The basics of Louisiana prenuptial agreements
Once viewed as a black cloud over an otherwise joyous occasion, prenuptial agreements have begun to shed their gloomy reputation in recent years. Many of today’s couples view prenuptial agreements as a reasonable precaution against the unexpected – not as a forecast of doom. In fact, some couples report that the process of working together to create a prenuptial agreement has actually helped to improve their relationship by encouraging communication and relieving some of the “what if?” anxieties that many people experience before getting married.
What can be covered in a Louisiana prenuptial agreement?
A prenuptial agreement establishes what each spouse’s property and financial rights will be in the event that the marriage ends, whether through death or divorce. Prenuptial agreements can address a wide variety of topics, including:
- How property will be distributed in the event of divorce
- What property is separate and what is shared
- Whether the spouses will be responsible for each other’s debts
- How to provide for children from previous relationships
- Whether family property and heirlooms will stay in the family
- How individual retirement assets and estate plans will be treated
Although discussing these issues can be unsettling, working them out in advance can provide peace of mind and can save a great deal of time and money by preventing future court battles.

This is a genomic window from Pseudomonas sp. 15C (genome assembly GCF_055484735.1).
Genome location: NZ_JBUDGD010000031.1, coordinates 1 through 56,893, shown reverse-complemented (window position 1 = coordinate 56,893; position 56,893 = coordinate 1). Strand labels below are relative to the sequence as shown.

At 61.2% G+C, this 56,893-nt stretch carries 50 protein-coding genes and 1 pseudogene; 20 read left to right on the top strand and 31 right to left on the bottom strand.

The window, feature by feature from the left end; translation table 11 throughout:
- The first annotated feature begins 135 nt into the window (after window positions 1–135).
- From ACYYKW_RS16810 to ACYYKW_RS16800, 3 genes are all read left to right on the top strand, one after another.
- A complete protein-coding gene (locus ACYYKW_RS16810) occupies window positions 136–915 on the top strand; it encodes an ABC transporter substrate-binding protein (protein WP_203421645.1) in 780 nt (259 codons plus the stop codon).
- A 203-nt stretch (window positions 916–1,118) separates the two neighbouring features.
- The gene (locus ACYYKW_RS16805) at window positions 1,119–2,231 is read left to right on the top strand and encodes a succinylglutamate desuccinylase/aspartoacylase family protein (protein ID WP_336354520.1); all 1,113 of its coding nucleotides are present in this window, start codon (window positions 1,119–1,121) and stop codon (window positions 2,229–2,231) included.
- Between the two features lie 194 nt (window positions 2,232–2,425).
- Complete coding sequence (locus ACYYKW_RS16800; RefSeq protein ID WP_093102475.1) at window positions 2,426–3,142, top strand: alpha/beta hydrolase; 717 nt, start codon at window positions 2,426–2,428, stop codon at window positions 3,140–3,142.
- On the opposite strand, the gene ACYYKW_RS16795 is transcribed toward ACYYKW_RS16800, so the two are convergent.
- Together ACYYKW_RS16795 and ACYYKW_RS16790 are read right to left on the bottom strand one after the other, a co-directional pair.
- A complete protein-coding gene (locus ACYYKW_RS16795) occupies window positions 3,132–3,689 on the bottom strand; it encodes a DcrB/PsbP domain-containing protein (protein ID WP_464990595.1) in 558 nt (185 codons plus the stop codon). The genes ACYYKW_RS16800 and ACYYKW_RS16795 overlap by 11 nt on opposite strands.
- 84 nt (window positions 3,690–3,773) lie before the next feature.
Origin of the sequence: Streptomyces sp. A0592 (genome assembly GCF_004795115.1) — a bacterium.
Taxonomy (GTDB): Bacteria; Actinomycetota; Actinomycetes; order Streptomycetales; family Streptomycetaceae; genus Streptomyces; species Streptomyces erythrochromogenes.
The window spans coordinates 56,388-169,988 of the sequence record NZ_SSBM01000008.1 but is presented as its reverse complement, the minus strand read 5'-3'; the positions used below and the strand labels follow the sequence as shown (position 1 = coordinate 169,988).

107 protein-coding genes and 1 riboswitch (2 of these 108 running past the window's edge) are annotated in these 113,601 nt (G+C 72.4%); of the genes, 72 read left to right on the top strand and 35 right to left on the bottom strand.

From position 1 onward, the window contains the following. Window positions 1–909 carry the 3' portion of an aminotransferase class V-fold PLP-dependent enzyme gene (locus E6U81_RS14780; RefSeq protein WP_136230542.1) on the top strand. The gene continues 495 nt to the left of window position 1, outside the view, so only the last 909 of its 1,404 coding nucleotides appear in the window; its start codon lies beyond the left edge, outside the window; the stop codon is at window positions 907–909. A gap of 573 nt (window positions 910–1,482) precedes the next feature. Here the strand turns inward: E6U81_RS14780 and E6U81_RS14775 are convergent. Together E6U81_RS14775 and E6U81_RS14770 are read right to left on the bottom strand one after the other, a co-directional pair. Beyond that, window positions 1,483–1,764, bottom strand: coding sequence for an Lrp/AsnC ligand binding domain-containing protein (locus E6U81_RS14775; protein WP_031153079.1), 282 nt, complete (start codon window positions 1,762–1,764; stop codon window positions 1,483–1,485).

Limits on prenuptial agreement in Louisiana
Prenuptial agreements can do a lot of different things, but there are a few topics that they can’t cover. For instance, a prenuptial agreement generally can’t be used to establish child custody rights or child support obligations, because the courts have authority to rule on these issues in order to protect the best interests of the child.
In addition, under Louisiana law, a prenuptial agreement cannot be used to limit a spouse’s right to receive alimony in the event of divorce. Also known as spousal support, alimony payments can be ordered by a judge to correct for an unfair economic disadvantage that one spouse may suffer as a result of divorce, such as when a stay-at-home parent is left without an income.
Who needs a prenuptial agreement?
Many people are surprised to discover that prenuptial agreements are not just for the rich and famous, but in fact can benefit couples from more ordinary walks of life as well. A prenuptial agreement is especially advisable under any of the following circumstances:
- One or both spouses have children from a previous relationship
- One spouse has significantly higher assets or income potential than the other
- One spouse has substantially more debt than the other
- One spouse plans to support the other through college, graduate school or any other educational program
Prenuptial agreements are also generally a good idea for couples who marry later in life, when each spouse is likely to have acquired substantial assets such as savings accounts, real estate, stock portfolios or retirement benefits.
Contact an attorney
For help creating a prenuptial agreement that meets your needs and is enforceable under Louisiana law, contact an experienced family law attorney.